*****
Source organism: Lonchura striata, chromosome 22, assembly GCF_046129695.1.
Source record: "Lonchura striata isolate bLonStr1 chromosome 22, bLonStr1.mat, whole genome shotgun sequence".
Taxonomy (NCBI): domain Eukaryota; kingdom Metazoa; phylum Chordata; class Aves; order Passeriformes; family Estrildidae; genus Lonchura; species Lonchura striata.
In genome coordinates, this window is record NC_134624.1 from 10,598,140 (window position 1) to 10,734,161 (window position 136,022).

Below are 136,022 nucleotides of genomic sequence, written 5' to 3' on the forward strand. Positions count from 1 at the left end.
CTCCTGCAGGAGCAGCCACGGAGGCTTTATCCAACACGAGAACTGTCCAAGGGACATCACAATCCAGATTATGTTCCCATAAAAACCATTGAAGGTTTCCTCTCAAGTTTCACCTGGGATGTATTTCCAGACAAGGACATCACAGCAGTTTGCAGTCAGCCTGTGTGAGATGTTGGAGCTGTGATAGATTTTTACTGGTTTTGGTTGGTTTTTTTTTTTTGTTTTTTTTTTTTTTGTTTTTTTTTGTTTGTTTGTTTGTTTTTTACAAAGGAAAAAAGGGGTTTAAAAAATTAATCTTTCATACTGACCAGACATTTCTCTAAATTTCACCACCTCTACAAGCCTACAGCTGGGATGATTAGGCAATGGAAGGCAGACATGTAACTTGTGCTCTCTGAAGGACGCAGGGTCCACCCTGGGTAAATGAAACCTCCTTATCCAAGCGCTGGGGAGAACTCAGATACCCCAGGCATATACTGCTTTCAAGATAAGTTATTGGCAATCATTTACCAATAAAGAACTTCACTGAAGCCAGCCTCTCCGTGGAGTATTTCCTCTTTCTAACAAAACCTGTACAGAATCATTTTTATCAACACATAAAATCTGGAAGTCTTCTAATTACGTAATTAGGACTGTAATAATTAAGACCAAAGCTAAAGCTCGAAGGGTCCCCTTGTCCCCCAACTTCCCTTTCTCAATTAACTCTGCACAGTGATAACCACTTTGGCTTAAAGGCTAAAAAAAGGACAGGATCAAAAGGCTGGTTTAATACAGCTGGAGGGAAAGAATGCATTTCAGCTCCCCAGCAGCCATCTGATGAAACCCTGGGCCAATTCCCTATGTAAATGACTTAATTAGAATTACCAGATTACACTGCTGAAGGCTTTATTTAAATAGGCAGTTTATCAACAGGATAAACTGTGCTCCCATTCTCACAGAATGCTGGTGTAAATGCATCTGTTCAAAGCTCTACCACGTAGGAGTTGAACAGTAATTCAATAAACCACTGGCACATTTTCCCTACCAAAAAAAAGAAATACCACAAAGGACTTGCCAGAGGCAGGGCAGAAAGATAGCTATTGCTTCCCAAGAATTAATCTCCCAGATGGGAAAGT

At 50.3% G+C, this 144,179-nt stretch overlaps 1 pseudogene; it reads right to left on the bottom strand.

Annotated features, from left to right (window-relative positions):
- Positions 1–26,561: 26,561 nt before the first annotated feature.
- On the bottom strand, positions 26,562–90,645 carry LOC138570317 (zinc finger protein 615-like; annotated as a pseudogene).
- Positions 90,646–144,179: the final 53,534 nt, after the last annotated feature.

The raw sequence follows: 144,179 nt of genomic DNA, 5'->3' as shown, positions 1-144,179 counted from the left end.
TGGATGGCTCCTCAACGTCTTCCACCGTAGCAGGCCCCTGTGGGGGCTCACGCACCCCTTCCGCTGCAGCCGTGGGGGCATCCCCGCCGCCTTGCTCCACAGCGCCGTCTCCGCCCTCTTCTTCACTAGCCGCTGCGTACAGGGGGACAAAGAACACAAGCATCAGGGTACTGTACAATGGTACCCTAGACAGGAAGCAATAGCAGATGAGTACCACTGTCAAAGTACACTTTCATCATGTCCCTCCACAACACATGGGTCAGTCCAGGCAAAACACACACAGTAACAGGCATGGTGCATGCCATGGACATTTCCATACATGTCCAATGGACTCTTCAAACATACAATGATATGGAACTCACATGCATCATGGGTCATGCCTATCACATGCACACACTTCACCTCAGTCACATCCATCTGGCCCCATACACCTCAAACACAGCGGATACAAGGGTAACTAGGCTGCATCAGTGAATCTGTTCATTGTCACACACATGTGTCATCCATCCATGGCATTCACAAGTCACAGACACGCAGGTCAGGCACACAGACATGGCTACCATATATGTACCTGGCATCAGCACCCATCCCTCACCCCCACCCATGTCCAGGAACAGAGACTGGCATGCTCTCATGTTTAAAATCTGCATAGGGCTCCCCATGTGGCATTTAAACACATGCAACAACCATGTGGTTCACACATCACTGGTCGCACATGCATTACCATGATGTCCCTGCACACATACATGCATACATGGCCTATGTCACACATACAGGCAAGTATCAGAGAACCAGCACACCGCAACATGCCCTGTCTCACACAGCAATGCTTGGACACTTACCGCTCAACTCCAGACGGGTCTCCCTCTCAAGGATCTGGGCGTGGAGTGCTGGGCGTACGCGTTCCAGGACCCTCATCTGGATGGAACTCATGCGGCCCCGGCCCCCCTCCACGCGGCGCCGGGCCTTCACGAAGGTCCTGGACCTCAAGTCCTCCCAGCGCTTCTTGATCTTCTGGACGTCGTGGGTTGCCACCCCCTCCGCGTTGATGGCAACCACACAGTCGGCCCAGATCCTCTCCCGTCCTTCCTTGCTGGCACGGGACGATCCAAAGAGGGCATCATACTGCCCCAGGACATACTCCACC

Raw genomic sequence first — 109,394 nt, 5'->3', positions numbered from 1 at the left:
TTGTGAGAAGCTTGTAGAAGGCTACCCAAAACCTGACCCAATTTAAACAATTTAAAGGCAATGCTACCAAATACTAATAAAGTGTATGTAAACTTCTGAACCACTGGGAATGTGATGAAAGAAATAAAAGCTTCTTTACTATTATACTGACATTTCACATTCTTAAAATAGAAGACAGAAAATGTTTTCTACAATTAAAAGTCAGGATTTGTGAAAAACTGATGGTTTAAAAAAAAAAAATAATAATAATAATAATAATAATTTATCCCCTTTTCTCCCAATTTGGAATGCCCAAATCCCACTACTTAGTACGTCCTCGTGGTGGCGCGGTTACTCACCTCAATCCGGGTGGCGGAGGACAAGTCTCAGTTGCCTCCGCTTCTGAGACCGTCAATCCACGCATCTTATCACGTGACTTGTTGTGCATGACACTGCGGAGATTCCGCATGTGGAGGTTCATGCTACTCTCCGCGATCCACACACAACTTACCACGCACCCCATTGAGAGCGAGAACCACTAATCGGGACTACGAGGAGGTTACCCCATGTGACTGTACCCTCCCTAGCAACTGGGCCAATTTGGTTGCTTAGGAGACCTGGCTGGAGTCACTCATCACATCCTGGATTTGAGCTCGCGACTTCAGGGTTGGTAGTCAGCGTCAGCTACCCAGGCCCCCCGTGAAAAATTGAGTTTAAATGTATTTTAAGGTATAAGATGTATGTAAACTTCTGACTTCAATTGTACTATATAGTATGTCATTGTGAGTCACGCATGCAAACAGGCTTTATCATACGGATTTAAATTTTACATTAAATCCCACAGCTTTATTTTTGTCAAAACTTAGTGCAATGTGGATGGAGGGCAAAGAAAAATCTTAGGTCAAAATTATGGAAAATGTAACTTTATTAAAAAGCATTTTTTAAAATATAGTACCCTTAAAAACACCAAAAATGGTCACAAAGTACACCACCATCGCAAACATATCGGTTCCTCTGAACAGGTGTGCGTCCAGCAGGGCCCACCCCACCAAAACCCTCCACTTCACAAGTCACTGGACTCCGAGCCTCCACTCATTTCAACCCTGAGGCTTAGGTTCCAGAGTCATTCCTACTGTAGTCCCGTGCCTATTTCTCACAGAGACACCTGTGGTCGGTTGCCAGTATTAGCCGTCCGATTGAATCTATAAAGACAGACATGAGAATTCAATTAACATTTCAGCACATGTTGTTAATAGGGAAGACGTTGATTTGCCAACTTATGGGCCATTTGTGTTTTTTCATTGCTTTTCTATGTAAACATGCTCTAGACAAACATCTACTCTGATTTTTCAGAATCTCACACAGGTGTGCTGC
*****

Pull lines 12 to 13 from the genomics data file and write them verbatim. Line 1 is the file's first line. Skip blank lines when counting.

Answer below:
The raw sequence follows: 144,179 nt of genomic DNA, 5'->3' as shown, positions 1-144,179 counted from the left end.
TGGATGGCTCCTCAACGTCTTCCACCGTAGCAGGCCCCTGTGGGGGCTCACGCACCCCTTCCGCTGCAGCCGTGGGGGCATCCCCGCCGCCTTGCTCCACAGCGCCGTCTCCGCCCTCTTCTTCACTAGCCGCTGCGTACAGGGGGACAAAGAACACAAGCATCAGGGTACTGTACAATGGTACCCTAGACAGGAAGCAATAGCAGATGAGTACCACTGTCAAAGTACACTTTCATCATGTCCCTCCACAACACATGGGTCAGTCCAGGCAAAACACACACAGTAACAGGCATGGTGCATGCCATGGACATTTCCATACATGTCCAATGGACTCTTCAAACATACAATGATATGGAACTCACATGCATCATGGGTCATGCCTATCACATGCACACACTTCACCTCAGTCACATCCATCTGGCCCCATACACCTCAAACACAGCGGATACAAGGGTAACTAGGCTGCATCAGTGAATCTGTTCATTGTCACACACATGTGTCATCCATCCATGGCATTCACAAGTCACAGACACGCAGGTCAGGCACACAGACATGGCTACCATATATGTACCTGGCATCAGCACCCATCCCTCACCCCCACCCATGTCCAGGAACAGAGACTGGCATGCTCTCATGTTTAAAATCTGCATAGGGCTCCCCATGTGGCATTTAAACACATGCAACAACCATGTGGTTCACACATCACTGGTCGCACATGCATTACCATGATGTCCCTGCACACATACATGCATACATGGCCTATGTCACACATACAGGCAAGTATCAGAGAACCAGCACACCGCAACATGCCCTGTCTCACACAGCAATGCTTGGACACTTACCGCTCAACTCCAGACGGGTCTCCCTCTCAAGGATCTGGGCGTGGAGTGCTGGGCGTACGCGTTCCAGGACCCTCATCTGGATGGAACTCATGCGGCCCCGGCCCCCCTCCACGCGGCGCCGGGCCTTCACGAAGGTCCTGGACCTCAAGTCCTCCCAGCGCTTCTTGATCTTCTGGACGTCGTGGGTTGCCACCCCCTCCGCGTTGATGGCAACCACACAGTCGGCCCAGATCCTCTCCCGTCCTTCCTTGCTGGCACGGGACGATCCAAAGAGGGCATCATACTGCCCCAGGACATACTCCACC